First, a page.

For example, if a Company bought one BTC for USD 30,000.00 (acquiring price) and later sold it for USD 50,000.00 (selling price), the positive difference in these two values of USD 20,000.00 represents the capital gain. The capital gain obtained in this way is then recorded in the business books of the company as income and is included in the total sum of all other recorded incomes. The case is the same for capital losses. Namely, in case the difference between said prices is negative, the capital loss will be booked as an expense, which will ultimately reduce the taxable profit of the Company. The described mechanism is the fundamental way legal entities pay tax on crypto i.e., digital assets when it comes to corporate income tax.
It is important to keep in mind that the aforementioned determining of capital gains and losses applies to “unaffiliated” legal entities, while it will be applied to affiliated legal entities only if the selling price of crypto is equal to or higher than the market price. Otherwise, if the price agreed between affiliated companies is lower than the market price, the capital gain or loss will be determined based on the market prices.
What would happen if a legal entity wanted to convert BTC to ETH? Regardless of the mechanism, i.e. if the conversion to another cryptocurrency is done through a digital assets service provider, or if a legal entity wants to exchange its digital asset for another right or digital asset, such transaction may still fall under capital gains tax treatment. How does this happen?
To clarify all unknowns, we need to start explaining from the very beginning.
Namely, there are three basic ways digital assets can be acquired:
- Acquisition from another person (for example by purchase or barter),
- By issuing crypto (which we already discussed in our blog on cryptocurrency licenses in Serbia).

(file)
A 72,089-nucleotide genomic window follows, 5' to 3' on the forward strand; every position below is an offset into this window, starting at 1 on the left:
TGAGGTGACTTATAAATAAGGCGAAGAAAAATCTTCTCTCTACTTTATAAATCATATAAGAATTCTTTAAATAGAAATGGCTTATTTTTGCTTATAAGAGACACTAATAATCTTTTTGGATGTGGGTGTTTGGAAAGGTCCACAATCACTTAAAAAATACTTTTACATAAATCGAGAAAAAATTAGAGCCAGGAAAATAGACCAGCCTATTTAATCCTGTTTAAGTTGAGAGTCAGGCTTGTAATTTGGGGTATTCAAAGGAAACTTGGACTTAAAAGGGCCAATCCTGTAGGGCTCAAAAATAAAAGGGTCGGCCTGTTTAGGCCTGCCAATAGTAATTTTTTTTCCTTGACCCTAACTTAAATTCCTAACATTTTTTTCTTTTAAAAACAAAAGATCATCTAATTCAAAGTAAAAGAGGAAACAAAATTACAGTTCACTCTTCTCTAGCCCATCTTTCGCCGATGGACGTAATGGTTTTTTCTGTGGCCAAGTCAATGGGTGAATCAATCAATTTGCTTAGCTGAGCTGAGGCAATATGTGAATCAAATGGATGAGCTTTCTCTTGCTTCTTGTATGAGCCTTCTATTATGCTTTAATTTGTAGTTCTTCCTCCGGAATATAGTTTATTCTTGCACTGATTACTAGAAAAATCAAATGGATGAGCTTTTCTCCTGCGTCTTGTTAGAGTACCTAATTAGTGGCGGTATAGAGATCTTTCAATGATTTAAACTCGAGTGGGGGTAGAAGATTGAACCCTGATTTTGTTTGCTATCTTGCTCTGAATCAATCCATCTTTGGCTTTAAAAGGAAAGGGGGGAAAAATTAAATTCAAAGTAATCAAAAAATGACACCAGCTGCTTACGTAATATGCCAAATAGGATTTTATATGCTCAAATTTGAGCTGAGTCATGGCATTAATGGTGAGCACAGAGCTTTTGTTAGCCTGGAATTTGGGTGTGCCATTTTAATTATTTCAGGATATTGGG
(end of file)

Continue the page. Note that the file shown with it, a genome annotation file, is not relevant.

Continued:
In the first case, the matter is clear. Selling price minus purchasing price equals capital gains.
However, if a company acquired a certain crypto asset through the mining process, and later sold it at a certain price, the question that arises is how to determine the exact acquiring price. The purchase price of crypto, in case of its acquisition through mining, corresponds to the acquisition expenses specified in the business books of the Company, following the accounting standards. It can be argued that such acquisition expenses could represent, for example, the purchase price of the mining equipment, bills for consumed electricity, and the like. Detailed instructions are yet to be issued by the Tax Authority in the future. Therefore, in the case where the acquiring value is determinable from the business books, and the digital assets are sold for FIAT currency, the situation is much clearer since both relevant values for determining the capital gains are known.
The next question that arises is what constitutes the selling price in the case of an exchange of a digital asset for another digital asset (SWAP) or other monetary rights. According to Law, in the case of a rights exchange, the selling price is considered the market price of the right that is being received from such an exchange. This effectively means that the selling price of the digital asset we wish to trade off is equal to the market price of the digital asset or monetary right we receive in exchange.
Thus, if the acquiring price of one BTC was USD 5,000.00, and one year later we wish to exchange that same BTC for 20 ETH, the selling price of our Bitcoin will be the same as the market value of 20 ETHs at the time of executing that exchange. Therefore, if at the time of the exchange, 20 ETH is worth a total of USD 60,000.00, that exact amount will represent the selling value of one BTC that we give in exchange. In other words, the capital gain realized in this case amounts to the difference between the market value of the ETHs we receive in exchange and the value of one BTC at the time of its acquisition, which in this case would amount to USD 55,000.00.